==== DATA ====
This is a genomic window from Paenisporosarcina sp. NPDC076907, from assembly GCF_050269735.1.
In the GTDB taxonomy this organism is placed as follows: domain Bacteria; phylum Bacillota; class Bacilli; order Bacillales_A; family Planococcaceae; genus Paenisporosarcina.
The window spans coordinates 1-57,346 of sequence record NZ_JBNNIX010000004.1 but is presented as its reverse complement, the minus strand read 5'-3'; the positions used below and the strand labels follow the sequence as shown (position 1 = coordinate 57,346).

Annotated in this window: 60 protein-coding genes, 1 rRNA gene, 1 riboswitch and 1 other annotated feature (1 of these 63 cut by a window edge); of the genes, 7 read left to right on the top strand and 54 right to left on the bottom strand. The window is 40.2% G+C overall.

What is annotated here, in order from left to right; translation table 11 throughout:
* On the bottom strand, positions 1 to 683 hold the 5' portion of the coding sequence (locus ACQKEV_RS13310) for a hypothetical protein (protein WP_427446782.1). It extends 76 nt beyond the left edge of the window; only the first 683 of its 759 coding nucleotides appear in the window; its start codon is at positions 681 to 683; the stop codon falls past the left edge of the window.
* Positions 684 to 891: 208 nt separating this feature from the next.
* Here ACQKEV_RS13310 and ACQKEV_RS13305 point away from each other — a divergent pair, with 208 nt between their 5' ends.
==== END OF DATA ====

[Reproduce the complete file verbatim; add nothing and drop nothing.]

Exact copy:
This is a genomic window from Paenisporosarcina sp. NPDC076907, from assembly GCF_050269735.1.
In the GTDB taxonomy this organism is placed as follows: domain Bacteria; phylum Bacillota; class Bacilli; order Bacillales_A; family Planococcaceae; genus Paenisporosarcina.
The window spans coordinates 1-57,346 of sequence record NZ_JBNNIX010000004.1 but is presented as its reverse complement, the minus strand read 5'-3'; the positions used below and the strand labels follow the sequence as shown (position 1 = coordinate 57,346).

Annotated in this window: 60 protein-coding genes, 1 rRNA gene, 1 riboswitch and 1 other annotated feature (1 of these 63 cut by a window edge); of the genes, 7 read left to right on the top strand and 54 right to left on the bottom strand. The window is 40.2% G+C overall.

What is annotated here, in order from left to right; translation table 11 throughout:
* On the bottom strand, positions 1 to 683 hold the 5' portion of the coding sequence (locus ACQKEV_RS13310) for a hypothetical protein (protein WP_427446782.1). It extends 76 nt beyond the left edge of the window; only the first 683 of its 759 coding nucleotides appear in the window; its start codon is at positions 681 to 683; the stop codon falls past the left edge of the window.
* Positions 684 to 891: 208 nt separating this feature from the next.
* Here ACQKEV_RS13310 and ACQKEV_RS13305 point away from each other — a divergent pair, with 208 nt between their 5' ends.